In latest clash with NRA, California Gov. Newsom signs bill to help police trace guns
New pistol models sold in California will eventually have to include micro-stamping technology that will make them easier to trace by law enforcement if they are used in crimes, under legislation signed Tuesday by Gov. Gavin Newsom.
Los Angeles County/City
Abandoned Range Rover parked in tow-away zone in Hancock Park for months. Here's why city won't move it
An abandoned Range Rover has been parked outside Bernie Shine's Hancock Park home for two and a half months. It's been broken into, has the window down and is missing its license plates, but the city won't move it.
LA County moves closer to redirecting some emergency response away from law enforcement
On Tuesday, September 29, the Los Angeles County Board of Supervisors took the next step toward restructuring public safety in LA County in response to calls for justice system overhauls, including the redirection of police funds toward social services.
How SoCalGas leveraged mayors and minority groups to score a fossil fuel win
A state investigation into the country's largest natural gas utility is steadily piecing together details of how the company may have cloaked its advocacy by recruiting local politicians and minority groups to promote fossil fuels at California ports, according to people familiar with the probe and documents obtained by POLITICO.
LA City Council approves $6 million to aid street vendors with permits and equipment
On Wednesday, the Los Angeles City Council voted to direct $6 million in funding to LA’s struggling street vendors. The COVID-19 Street Vending Recovery Fund will be in the form of grants from the federal CARES Act to aid vendors with costs towards permits and equipment.
LA County approves record budget after forcing cutbacks, threatening layoffs
Los Angeles County seems prepared to avoid layoffs of county employees over the next 12 months, as the Board of Supervisors approved changes Tuesday to increase the county's planned spending to a record $37.6 billion for the 2020-21 fiscal year, $2.7 billion higher than anticipated in June.
LA County looks for alternatives to police-only responses to health crises
The Los Angeles County Board of Supervisors voted unanimously Tuesday to overhaul the county’s response to residents having health crises, directing officials to design a system that dispatches experts in health and de-escalation - not police - during emergencies.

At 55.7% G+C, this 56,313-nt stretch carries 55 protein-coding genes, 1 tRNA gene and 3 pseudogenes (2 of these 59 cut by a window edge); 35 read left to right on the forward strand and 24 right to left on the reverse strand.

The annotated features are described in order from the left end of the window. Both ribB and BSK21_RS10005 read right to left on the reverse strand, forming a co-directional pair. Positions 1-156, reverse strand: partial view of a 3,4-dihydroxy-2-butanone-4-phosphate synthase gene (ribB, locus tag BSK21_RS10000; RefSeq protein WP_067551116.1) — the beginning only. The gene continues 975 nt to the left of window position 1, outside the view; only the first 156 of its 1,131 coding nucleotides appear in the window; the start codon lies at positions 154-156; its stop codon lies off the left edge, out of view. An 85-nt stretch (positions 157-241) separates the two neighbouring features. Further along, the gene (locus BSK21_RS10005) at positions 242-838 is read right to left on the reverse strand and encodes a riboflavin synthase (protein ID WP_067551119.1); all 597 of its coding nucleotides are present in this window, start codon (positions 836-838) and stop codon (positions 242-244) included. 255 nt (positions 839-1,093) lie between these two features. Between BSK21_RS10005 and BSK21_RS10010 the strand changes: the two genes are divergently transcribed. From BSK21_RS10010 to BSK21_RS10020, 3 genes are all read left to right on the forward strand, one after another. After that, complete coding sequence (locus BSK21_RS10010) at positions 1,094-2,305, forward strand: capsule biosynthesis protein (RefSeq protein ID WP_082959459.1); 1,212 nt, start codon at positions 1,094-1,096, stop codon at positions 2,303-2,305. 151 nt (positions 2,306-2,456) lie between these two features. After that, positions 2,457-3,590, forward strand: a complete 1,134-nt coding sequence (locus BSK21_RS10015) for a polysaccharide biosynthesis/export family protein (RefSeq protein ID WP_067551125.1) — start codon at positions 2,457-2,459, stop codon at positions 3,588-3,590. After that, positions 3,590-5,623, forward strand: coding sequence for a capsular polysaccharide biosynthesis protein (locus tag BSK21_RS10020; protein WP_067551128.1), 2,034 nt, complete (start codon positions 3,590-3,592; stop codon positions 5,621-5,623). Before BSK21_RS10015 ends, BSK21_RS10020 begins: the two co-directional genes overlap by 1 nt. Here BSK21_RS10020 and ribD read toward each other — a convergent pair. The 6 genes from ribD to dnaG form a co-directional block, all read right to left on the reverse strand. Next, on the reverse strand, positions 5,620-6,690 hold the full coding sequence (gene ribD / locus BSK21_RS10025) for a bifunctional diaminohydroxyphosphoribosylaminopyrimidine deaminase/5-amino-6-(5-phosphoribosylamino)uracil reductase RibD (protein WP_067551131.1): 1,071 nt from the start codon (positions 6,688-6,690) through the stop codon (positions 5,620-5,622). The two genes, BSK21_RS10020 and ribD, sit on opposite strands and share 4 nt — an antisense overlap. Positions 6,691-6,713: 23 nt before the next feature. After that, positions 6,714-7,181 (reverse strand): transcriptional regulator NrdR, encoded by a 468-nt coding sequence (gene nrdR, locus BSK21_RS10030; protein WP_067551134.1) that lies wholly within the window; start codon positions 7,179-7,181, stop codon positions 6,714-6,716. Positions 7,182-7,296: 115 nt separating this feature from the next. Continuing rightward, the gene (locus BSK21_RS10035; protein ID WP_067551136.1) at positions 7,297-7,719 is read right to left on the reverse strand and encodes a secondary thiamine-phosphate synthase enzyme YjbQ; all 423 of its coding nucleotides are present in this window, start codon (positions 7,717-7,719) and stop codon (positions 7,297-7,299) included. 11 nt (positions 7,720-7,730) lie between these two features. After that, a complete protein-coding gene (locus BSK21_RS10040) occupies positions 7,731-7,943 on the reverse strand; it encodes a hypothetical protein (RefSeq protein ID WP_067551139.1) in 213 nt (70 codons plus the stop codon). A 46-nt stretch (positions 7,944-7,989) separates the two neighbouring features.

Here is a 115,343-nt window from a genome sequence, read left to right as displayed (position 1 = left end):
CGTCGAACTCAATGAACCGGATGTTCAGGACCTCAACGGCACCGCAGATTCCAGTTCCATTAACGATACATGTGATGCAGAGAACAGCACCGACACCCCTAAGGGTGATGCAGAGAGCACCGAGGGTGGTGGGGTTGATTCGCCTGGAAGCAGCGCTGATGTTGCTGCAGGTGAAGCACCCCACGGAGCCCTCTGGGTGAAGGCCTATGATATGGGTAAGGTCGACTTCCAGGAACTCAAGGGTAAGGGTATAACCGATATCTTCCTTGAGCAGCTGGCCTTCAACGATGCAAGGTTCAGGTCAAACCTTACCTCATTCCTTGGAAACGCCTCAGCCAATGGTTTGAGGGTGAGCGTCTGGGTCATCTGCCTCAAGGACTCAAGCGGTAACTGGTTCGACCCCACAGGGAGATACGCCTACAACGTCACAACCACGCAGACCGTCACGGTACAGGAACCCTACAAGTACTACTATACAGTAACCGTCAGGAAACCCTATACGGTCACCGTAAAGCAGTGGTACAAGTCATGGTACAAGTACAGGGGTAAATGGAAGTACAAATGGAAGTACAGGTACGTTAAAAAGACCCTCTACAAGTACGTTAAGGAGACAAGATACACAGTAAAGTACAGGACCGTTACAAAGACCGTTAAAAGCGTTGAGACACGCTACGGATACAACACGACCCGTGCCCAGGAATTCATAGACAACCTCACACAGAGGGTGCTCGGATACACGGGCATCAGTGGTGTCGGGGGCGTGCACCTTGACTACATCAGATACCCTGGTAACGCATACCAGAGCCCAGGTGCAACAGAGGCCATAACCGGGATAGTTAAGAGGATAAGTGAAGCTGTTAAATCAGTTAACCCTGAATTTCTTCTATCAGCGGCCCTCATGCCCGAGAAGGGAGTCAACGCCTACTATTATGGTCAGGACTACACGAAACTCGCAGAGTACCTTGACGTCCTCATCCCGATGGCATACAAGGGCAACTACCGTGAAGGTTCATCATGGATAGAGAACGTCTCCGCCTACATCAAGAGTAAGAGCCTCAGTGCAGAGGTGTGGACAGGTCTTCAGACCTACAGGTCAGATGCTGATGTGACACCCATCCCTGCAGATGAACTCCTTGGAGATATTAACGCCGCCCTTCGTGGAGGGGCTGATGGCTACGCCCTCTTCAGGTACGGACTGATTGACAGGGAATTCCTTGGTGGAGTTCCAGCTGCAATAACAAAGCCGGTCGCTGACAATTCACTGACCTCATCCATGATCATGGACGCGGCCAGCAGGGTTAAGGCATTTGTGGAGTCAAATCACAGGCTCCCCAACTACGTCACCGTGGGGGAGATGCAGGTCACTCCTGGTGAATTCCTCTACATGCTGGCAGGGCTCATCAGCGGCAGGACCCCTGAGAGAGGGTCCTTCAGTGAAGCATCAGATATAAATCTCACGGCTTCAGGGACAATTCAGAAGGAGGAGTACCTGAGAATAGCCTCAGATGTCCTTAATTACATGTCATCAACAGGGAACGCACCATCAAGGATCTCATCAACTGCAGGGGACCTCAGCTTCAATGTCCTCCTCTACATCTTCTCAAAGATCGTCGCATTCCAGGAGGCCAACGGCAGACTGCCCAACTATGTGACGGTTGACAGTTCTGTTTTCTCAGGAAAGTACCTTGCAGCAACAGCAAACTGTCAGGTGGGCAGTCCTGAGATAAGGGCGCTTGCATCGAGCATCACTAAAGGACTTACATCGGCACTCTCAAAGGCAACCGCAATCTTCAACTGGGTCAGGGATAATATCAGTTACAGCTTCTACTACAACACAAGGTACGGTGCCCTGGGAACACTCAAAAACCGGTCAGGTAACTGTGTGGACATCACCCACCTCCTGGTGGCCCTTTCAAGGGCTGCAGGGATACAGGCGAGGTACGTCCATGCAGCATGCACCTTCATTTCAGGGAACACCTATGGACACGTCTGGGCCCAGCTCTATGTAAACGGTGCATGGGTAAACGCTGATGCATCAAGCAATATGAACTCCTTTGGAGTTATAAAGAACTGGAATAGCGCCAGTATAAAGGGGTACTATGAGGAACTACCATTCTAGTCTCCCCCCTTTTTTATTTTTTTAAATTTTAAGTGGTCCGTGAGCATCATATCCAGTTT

Protests/Related Issues
Man accused of driving truck into crowd of Pasadena protesters wants to await trial at home in San Marino
A San Gabriel Valley man accused of driving a truck loaded with weapons into a crowd of peaceful demonstrators in Old Town Pasadena will remain behind bars to await trial, a federal judge ruled Monday. Benjamin Jong Ren Hung presents a danger to the community and no combination of conditions could be ordered to ensure he would not be a potential threat to others, U.S. Magistrate Judge Patricia Donahue determined.
ACLU San Diego questions law enforcement for keeping protesters' cellphones
Representatives with the American Civil Liberties Union San Diego and Imperial Counties claim local law enforcement have not returned cellphones obtained after arresting at least half a dozen protesters in downtown on Aug. 28. ACLU San Diego joined forces with Community Advocates for Just and Moral Governance and Singleton Law Firm to write a letter asking for an explanation as to why the cellphones have not been returned to the owners.
Charles Barkley, Shaquille O'Neil draw backlash for pushing back on Breonna Taylor outrage
Many prominent figures in the sports world, including Los Angeles Lakers star LeBron James and Dallas Cowboys quarterback Dak Prescott, have voiced their outrage against the decision to not charge Louisville police officers for the killing of Breonna Taylor. The “Inside the NBA” crew on TNT offered a different reaction on Thursday, led by Charles Barkley.
BLM protesters confront gun-toting storeowner in Louisville as they press him to voice his support
A group of Black Lives Matter protesters were filmed in a tense confrontation with a Louisville store owner after they demanded he voice his support for the movement during a third night of Breonna Taylor demonstrations in the city. Footage of the incident, shared on Twitter by a reporter for conservative news site Daily Caller, shows a small crowd of BLM activists grilling business owner Fadi Faouri, as he stands outside his store holding a rifle.
City official uses LAPD as her ‘personal security’ at cost of $100,000 – defunds department by $150 million
Like the Politburo, government officials in the United States are looking for ways, in the Blue States, to make crime more available, more victims and fewer police to stop the crime. But when it comes to personal security, they use tax dollars and police to protect themselves.
'I've never seen this before' - police-community relations are at a low point
In recent months, the relationship between law enforcement and some of the communities it serves has sharply deteriorated. Just ask L.A. Sheriff's Capt. Duane Allen, Jr. For 32 years, he's worked for the Sheriff's Department in various assignments around the county. Today, Allen commands the South L.A. Station, which has been the scene of angry protests over the fatal shooting of Dijon Kizzee by two deputies supervised by Allen. 
Public Safety/Crime
OC sheriff’s deputies who lied on reports testify that they didn’t know it was illegal
Two fired Orange County sheriff’s deputies convicted of lying on their police reports testified recently before a grand jury that they didn’t know it was illegal to falsify the documents, transcripts show. Joseph Anthony Atkinson Jr., 39, and Bryce Richmond Simpson, 31, had neglected to book evidence but falsified their reports to say they had.